You are currently viewing Lights go out for incandescent bulb

Lights go out for incandescent bulb

HAVING experienced what may perhaps be the worst energy crisis in the country’s history, several measures are being taken to mitigate the power deficit.
One such measure was the ban on the importation of ordinary bulbs, which are said to be energy inefficient; converting only about five percent of electrical energy into visible light while the rest is wasted as heat energy.
Special assistant to the President for press and public relations Amos Chanda, who had announced the measure following a Cabinet meeting at Mulungushi International Conference Centre on December 13, said the ban, effective January 1 this year, will save the power utility company, Zesco, 200 megawatts of power.
The measure is meant to conserve energy as government looks at further investments in the energy sector to cushion the current energy challenges the country is facing.
Zambia joins other countries such as Mexico, Cuba, Argentina, Brazil, Australia, United States of America, , Canada and the European Union (EU) nations that have either phased or are phasing out the popular traditional bulbs.
On January 1 last year, the incandescent light bulb met its ‘death’ in Canada. On that date, the 60-watt and 40-watt incandescent light bulbs could no longer be manufactured or imported into Canada, an extension of the ban on 75-watt and 100-watt bulbs that came into effect a year earlier. These were moves made by the federal government to cut energy consumption.
Then, January 1, 2014 marked the seven-year effort to outlaw the ordinary light bulb in the United States. This was in line with the 2007 law signed by President George W Bush that raised the minimum efficiency standards for traditional bulbs. The government started phasing out incandescent bulbs in 2012, starting with the 100-watt bulb, and then followed by the 75-watt bulb. After that, it moved to the 60-watt and the 40-watt bulbs.
In 2011, China had pledged to replace the over one billion incandescent bulbs it uses annually with more energy- efficient models as a way of improving lighting efficiency and reduce greenhouse gas emissions.
And from September 1, 2012, an EU directive came into force in which retailers were not allowed to sell the 40-watt and 25-watt incandescent bulbs, a follow-up on a similar ban involving the 60-watt and 100-watt bulbs.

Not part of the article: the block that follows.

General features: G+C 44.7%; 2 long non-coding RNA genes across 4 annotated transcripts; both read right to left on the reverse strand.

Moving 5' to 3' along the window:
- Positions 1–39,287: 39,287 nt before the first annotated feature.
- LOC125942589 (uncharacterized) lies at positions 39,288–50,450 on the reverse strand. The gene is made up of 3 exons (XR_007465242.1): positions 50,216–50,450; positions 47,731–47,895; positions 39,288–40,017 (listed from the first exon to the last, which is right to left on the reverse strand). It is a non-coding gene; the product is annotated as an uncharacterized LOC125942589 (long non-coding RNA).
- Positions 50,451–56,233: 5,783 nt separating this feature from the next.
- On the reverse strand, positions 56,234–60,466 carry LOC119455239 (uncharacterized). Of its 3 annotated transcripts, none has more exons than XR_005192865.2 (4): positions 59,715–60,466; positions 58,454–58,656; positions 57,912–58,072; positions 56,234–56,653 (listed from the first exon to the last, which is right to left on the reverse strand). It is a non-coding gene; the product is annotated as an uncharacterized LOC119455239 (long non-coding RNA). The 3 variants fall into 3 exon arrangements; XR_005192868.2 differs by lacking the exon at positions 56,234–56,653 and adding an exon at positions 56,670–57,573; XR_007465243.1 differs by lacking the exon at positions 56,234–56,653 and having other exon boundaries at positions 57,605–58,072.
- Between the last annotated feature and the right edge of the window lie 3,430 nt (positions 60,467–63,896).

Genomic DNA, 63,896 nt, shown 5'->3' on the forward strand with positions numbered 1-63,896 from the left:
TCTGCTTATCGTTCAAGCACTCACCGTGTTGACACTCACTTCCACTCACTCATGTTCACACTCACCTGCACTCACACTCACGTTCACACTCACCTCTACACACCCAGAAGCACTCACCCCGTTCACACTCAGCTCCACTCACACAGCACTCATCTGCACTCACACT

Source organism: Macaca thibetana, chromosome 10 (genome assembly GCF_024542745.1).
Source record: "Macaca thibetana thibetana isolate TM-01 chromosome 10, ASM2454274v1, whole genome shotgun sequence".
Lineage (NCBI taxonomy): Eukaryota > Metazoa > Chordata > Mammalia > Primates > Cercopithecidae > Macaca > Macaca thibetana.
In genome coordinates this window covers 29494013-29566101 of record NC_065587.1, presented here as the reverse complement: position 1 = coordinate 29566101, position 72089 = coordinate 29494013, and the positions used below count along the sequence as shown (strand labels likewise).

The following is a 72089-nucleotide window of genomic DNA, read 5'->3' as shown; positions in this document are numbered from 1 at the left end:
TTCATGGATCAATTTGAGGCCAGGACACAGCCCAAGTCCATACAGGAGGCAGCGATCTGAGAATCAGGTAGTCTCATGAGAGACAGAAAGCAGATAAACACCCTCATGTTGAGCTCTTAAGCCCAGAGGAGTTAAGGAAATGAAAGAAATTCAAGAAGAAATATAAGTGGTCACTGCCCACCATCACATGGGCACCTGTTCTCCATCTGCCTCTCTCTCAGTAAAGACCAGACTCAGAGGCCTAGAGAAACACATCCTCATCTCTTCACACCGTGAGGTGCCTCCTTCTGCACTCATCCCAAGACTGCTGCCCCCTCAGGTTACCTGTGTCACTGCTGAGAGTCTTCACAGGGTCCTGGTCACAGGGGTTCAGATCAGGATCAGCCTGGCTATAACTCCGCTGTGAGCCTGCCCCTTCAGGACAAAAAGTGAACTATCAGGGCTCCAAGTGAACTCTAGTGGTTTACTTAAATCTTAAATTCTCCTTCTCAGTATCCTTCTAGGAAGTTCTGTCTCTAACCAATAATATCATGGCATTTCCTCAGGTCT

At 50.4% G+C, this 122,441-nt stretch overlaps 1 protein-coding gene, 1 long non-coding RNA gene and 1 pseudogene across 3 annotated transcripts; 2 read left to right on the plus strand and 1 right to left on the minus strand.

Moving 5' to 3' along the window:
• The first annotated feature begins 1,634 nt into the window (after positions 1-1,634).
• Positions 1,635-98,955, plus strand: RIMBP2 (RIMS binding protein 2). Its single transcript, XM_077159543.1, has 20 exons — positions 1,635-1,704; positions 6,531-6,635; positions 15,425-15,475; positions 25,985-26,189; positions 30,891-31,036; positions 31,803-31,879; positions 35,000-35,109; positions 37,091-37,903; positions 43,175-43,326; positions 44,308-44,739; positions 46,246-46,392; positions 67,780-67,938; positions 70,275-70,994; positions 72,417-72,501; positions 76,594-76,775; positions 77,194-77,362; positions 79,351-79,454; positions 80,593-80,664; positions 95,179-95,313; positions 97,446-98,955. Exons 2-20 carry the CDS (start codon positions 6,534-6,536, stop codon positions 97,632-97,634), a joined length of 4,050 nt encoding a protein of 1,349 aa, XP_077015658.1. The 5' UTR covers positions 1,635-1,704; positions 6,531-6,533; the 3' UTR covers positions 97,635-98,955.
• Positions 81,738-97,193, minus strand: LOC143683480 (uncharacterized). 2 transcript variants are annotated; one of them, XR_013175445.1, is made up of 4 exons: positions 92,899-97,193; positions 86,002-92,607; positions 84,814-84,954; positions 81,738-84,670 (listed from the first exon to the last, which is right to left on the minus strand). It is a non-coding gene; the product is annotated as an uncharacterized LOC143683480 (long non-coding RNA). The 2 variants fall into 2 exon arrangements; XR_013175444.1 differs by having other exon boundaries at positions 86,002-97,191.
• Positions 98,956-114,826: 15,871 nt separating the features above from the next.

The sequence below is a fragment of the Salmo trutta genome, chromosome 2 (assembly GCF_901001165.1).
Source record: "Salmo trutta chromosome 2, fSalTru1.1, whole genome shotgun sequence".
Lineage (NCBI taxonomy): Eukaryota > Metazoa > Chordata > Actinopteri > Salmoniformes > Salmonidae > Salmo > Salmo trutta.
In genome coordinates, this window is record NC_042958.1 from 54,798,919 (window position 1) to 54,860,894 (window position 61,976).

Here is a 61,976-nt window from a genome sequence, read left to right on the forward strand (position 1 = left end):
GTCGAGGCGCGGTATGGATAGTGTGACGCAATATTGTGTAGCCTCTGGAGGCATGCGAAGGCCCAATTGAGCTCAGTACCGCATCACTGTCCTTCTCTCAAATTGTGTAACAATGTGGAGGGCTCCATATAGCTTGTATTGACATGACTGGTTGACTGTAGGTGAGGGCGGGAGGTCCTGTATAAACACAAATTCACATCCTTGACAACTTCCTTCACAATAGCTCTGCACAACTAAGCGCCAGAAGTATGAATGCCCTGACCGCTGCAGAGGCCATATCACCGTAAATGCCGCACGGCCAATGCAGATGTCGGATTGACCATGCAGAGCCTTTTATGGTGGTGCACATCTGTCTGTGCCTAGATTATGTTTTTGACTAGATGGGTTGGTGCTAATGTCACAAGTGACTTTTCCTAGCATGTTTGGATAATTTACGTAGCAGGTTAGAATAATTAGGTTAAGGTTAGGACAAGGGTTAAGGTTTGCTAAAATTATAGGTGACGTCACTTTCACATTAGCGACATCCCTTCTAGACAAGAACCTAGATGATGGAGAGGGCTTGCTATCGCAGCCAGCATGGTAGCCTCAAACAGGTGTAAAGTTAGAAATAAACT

For the EU, a socio-economic union of 28 member states, these measures aimed at reducing the energy use of lighting, have been predicted to save 39 terawatt-hours of electricity across the EU annually by 2020.
In the United Kingdom (UK), where before the phase-out began an estimated 200 million incandescent bulbs were sold each year, the government had said the ban would bring an “average annual net benefit” of £108 million to the UK between 2010 and 2020 in energy savings.
However, the ban of incandescent light bulbs had faced opposition in certain quarters for various reasons which included that the replacement technologies do not perform quite as good.
But the green groups welcomed the ban.
“Whatever your view of the EU, this legislation is good news for consumers. It rewards innovative manufacturers and could cut bills by £158 per year. The government should ignore Eurosceptic opposition and help consumers to save money by regulating for efficient products,” Dustin Benton of the Green Alliance was quoted by The Guardian.
It also quoted James Russill, a technical development manager at the Energy Saving Trust, saying the ban was making a “real difference” to the national energy consumption: “Fitting just one energy-saving light bulb can save you an average £3 a year – and by swapping all the incandescent bulbs in your home for energy-saving alternatives, you could save around £30 a year from your energy bills, and 110kg of carbon dioxide.”
The possible alternatives to the old-style bulbs are fluorescent lamps, compact fluorescent bulbs (CFL), LED [light-emitting diode] bulbs and high efficiency incandescents, which are all more energy efficient.
But there is unlikely to be much opposition in Zambia where the need to save energy is being appreciated in the wake of the power deficit that has affected everyone.
President Lungu put it well when he talked about the power crisis when he opened Parliament on September 18 last year.
“It [power deficit] has adversely affected households, small businesses like barbershops, hair salons, poultry, welding dependent on electricity, big industries and other essential services. This is what I think about every day and I want you to know, I want the nation to know, that no one feels the anguish of these disruptions more than I do. My government is doing its very best to alleviate the suffering of our people,” he said.
It is undoubtedly in that spirit that the government has banned incandescent bulbs, which are hugely popular in a world where lighting accounts for 19 percent of electricity use, according to a 2007 estimate from the International Energy Agency.
In any case, the alternatives are significantly more cost-efficient in the long run, according to energy experts.
So, it is goodbye to Thomas Edinson’s century-old incandescent lamp which was the second form of electric light to be developed for commercial use after the carbon arc lamp.